For this to work, I knew that I needed my department to be on board with the changes and when ‘homework’ appeared on the department meeting agenda, it sparked much discussion even before the meeting! I was relieved when everyone (including my good friend and colleague who was anti-homework!) showed enthusiasm for this new venture and began giving ideas for homework tasks and helping me redraft my first attempt.

The trial

The first year group to use one of the menus was year 8. The topic was Shakespeare and previously, they had been given a quiz style homework to find out facts about Shakespeare. This was actually one of our rare homeworks that had differentiation built in, with more able having more questions. This however, felt forced and still did not really give any choice to the student over what facts they found out.

The takeaway homework that was set for them was from the Ed’s Diner research menu with a choice of seven tasks to choose from and varying in difficulty. The first class I introduced this to looked utterly bemused by their assignment with comments such as “so what am I supposed to write in my homework diary?” and “so we can do anything?”. It took a little more explaining before the penny dropped and as they headed out of the door, they were discussing with each other what they were going to do!

I realised at this point, that the shift from traditional homework setting to takeaway homework would take a couple of months as each class becomes used to the style. But my hope is that next year, it is seen as the norm and the only instruction needed from me will be “your topic is Shakespeare, pick from Ed’s Diner, due in two weeks!”.

The outcome

I was pleased with the quality of homework that came back from year 8; there was a variety of tasks undertaken and it seemed to have sparked a real interest in Shakespeare from the students. There were, of course some students who did not hand anything in – mainly those who lack organisation and are notorious for not completing homework. However, we had a much greater rate of submission and quality overall.

I am currently experimenting with ways to celebrate their creativity effort in work that they complete. One strategy that I have already found effective was to get the students to peg their homework up on a washing line as they came in. They were able to show off what they had done and admire the work of others. It did also have the effect of shaming the one or two who had not really produced anything worthy and hopefully, it will encourage them to produce better homework next time. The plenary of that lesson was to find out a new fact about Shakespeare from someone else’s homework which they then shared before they left the lesson.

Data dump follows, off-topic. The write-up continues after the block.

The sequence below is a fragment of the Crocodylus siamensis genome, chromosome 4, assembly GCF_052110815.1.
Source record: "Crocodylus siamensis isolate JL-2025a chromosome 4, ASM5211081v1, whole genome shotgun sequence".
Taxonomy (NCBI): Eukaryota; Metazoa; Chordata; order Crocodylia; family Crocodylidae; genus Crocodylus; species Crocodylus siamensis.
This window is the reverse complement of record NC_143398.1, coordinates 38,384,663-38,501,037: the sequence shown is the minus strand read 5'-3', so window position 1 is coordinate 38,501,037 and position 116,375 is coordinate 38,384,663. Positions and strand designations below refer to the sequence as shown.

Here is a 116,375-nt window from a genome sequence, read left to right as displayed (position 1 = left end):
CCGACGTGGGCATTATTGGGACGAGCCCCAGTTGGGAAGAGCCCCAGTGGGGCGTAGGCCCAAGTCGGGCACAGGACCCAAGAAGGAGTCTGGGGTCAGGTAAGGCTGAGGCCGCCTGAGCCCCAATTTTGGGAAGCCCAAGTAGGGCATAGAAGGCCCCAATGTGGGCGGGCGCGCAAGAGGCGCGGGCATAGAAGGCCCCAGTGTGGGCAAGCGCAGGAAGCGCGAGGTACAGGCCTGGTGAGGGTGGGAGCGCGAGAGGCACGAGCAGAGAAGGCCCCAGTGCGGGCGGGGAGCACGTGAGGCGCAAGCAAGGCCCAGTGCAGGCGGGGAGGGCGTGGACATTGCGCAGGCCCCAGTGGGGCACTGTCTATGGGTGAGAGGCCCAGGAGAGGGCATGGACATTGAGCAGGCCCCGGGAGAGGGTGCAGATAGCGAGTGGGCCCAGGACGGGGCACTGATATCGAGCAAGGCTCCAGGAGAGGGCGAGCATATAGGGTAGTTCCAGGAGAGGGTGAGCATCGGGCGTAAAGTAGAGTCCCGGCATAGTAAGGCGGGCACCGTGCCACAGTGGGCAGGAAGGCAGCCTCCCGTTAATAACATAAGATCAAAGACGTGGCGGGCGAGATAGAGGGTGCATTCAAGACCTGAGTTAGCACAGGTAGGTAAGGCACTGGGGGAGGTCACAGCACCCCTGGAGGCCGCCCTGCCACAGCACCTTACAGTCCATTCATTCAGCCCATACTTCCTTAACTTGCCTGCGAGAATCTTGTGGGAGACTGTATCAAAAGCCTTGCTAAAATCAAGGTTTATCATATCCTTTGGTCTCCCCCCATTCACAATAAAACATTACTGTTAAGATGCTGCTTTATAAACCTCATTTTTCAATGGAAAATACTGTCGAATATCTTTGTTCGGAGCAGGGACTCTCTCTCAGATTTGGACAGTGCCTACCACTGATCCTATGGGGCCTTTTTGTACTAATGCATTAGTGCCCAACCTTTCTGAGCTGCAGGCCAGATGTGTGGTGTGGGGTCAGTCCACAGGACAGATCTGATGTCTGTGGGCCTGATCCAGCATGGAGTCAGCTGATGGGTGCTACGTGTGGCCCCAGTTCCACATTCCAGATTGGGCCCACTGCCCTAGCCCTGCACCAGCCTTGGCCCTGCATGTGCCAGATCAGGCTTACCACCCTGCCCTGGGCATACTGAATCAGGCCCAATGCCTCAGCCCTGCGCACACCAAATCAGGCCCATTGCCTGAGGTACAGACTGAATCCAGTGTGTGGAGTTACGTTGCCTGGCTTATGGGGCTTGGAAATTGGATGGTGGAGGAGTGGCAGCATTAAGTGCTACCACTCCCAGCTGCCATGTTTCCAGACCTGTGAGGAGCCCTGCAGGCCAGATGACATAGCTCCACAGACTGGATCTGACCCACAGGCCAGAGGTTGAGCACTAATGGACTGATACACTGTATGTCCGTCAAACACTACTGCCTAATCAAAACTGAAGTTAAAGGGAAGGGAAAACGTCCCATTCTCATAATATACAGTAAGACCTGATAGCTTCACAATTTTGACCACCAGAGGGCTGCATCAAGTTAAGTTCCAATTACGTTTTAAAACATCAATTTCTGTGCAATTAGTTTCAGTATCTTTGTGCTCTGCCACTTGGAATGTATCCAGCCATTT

The future

Year 7 will be next to try out the takeaway homework menu on their topic; Greek Theatre in the summer term. As a department, we will evaluate the success of takeaway homework so far and also how we mark it, opportunities for peer and self assessment and how reward students for their efforts.

 

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Think Club #P4C
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One of my true passions in terms of pedagogical techniques is Philosophy for Children (P4C).  It’s an excellent structure to explore complex ideas and manage classroom debate effectively.  I enjoy it so much we even have a Think Club at school where our students meet to debate the matters of the day during their lunch.  It is because of this I’d like to share a very basic overview of the method and some suggestions on how to deal with a few of the issues you may come across when first attempting P4C.

How to:

Setting up: It’s easiest to do this if the learners are organised in a circle.  This way everyone can see each other; meaning that they can always see the person talking and they are arranged in a way which suggests equality.

Stimulus: The learners should then be shown something to get them thinking.  Traditionally there was a series of stories written by Lipman, the designer of the technique.  Realistically you can use anything you like, whether it be a story, news article, poem, chunk of a core text, picture, media clips or songs.  The key is to ask yourself the magic question… “Will it get them thinking?”

First Thoughts: After they’ve been stimulated ask for their first thoughts.  You can give them some time to reflect in silence, think-pair-share or whatever you deem necessary to get them ready to share with the whole class, but this should be a relatively quick gut instinct reflection on the stimulus to start the process off.